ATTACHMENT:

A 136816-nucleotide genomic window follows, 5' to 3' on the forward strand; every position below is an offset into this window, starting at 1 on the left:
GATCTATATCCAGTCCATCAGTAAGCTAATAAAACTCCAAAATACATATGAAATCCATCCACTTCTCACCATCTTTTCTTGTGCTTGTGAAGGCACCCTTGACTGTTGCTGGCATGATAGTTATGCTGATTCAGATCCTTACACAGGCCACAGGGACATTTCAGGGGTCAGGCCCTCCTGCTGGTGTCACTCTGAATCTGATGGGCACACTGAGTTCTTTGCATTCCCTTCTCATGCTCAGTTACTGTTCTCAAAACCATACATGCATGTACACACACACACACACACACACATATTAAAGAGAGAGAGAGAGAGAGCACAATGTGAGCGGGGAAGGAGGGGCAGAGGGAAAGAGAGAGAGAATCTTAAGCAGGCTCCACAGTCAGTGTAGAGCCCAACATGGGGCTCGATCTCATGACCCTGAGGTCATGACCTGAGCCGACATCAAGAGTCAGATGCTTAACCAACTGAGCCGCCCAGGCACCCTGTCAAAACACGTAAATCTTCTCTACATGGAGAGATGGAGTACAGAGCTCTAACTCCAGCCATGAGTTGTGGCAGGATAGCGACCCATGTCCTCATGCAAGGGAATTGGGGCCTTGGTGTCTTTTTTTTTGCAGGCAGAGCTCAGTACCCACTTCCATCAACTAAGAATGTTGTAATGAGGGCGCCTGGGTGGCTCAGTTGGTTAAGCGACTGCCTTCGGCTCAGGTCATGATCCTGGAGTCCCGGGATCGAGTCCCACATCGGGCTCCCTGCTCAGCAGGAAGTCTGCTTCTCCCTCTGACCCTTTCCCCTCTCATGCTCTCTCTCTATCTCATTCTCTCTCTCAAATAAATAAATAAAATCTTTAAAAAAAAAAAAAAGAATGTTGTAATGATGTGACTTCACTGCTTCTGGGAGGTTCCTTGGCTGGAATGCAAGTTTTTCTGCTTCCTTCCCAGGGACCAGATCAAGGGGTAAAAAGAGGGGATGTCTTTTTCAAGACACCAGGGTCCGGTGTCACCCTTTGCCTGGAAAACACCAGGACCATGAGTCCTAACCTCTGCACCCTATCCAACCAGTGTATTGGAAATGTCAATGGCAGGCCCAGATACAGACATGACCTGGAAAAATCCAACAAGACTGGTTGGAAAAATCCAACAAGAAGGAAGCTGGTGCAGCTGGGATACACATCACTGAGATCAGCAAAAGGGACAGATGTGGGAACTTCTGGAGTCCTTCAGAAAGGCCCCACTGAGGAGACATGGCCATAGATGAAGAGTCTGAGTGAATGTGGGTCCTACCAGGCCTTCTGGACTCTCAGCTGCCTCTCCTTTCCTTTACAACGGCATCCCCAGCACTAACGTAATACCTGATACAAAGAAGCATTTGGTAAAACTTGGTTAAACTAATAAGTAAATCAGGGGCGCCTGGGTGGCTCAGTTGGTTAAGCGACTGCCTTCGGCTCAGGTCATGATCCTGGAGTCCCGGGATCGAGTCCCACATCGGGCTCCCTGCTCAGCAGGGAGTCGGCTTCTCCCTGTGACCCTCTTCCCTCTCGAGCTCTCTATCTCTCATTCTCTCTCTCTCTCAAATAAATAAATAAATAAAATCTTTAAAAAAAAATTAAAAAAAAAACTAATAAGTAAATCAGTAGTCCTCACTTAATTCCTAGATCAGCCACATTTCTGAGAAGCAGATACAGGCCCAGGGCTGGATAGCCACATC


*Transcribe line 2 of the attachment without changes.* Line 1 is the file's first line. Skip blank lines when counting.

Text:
GATCTATATCCAGTCCATCAGTAAGCTAATAAAACTCCAAAATACATATGAAATCCATCCACTTCTCACCATCTTTTCTTGTGCTTGTGAAGGCACCCTTGACTGTTGCTGGCATGATAGTTATGCTGATTCAGATCCTTACACAGGCCACAGGGACATTTCAGGGGTCAGGCCCTCCTGCTGGTGTCACTCTGAATCTGATGGGCACACTGAGTTCTTTGCATTCCCTTCTCATGCTCAGTTACTGTTCTCAAAACCATACATGCATGTACACACACACACACACACACACATATTAAAGAGAGAGAGAGAGAGAGCACAATGTGAGCGGGGAAGGAGGGGCAGAGGGAAAGAGAGAGAGAATCTTAAGCAGGCTCCACAGTCAGTGTAGAGCCCAACATGGGGCTCGATCTCATGACCCTGAGGTCATGACCTGAGCCGACATCAAGAGTCAGATGCTTAACCAACTGAGCCGCCCAGGCACCCTGTCAAAACACGTAAATCTTCTCTACATGGAGAGATGGAGTACAGAGCTCTAACTCCAGCCATGAGTTGTGGCAGGATAGCGACCCATGTCCTCATGCAAGGGAATTGGGGCCTTGGTGTCTTTTTTTTTGCAGGCAGAGCTCAGTACCCACTTCCATCAACTAAGAATGTTGTAATGAGGGCGCCTGGGTGGCTCAGTTGGTTAAGCGACTGCCTTCGGCTCAGGTCATGATCCTGGAGTCCCGGGATCGAGTCCCACATCGGGCTCCCTGCTCAGCAGGAAGTCTGCTTCTCCCTCTGACCCTTTCCCCTCTCATGCTCTCTCTCTATCTCATTCTCTCTCTCAAATAAATAAATAAAATCTTTAAAAAAAAAAAAAAGAATGTTGTAATGATGTGACTTCACTGCTTCTGGGAGGTTCCTTGGCTGGAATGCAAGTTTTTCTGCTTCCTTCCCAGGGACCAGATCAAGGGGTAAAAAGAGGGGATGTCTTTTTCAAGACACCAGGGTCCGGTGTCACCCTTTGCCTGGAAAACACCAGGACCATGAGTCCTAACCTCTGCACCCTATCCAACCAGTGTATTGGAAATGTCAATGGCAGGCCCAGATACAGACATGACCTGGAAAAATCCAACAAGACTGGTTGGAAAAATCCAACAAGAAGGAAGCTGGTGCAGCTGGGATACACATCACTGAGATCAGCAAAAGGGACAGATGTGGGAACTTCTGGAGTCCTTCAGAAAGGCCCCACTGAGGAGACATGGCCATAGATGAAGAGTCTGAGTGAATGTGGGTCCTACCAGGCCTTCTGGACTCTCAGCTGCCTCTCCTTTCCTTTACAACGGCATCCCCAGCACTAACGTAATACCTGATACAAAGAAGCATTTGGTAAAACTTGGTTAAACTAATAAGTAAATCAGGGGCGCCTGGGTGGCTCAGTTGGTTAAGCGACTGCCTTCGGCTCAGGTCATGATCCTGGAGTCCCGGGATCGAGTCCCACATCGGGCTCCCTGCTCAGCAGGGAGTCGGCTTCTCCCTGTGACCCTCTTCCCTCTCGAGCTCTCTATCTCTCATTCTCTCTCTCTCTCAAATAAATAAATAAATAAAATCTTTAAAAAAAAATTAAAAAAAAAACTAATAAGTAAATCAGTAGTCCTCACTTAATTCCTAGATCAGCCACATTTCTGAGAAGCAGATACAGGCCCAGGGCTGGATAGCCACATC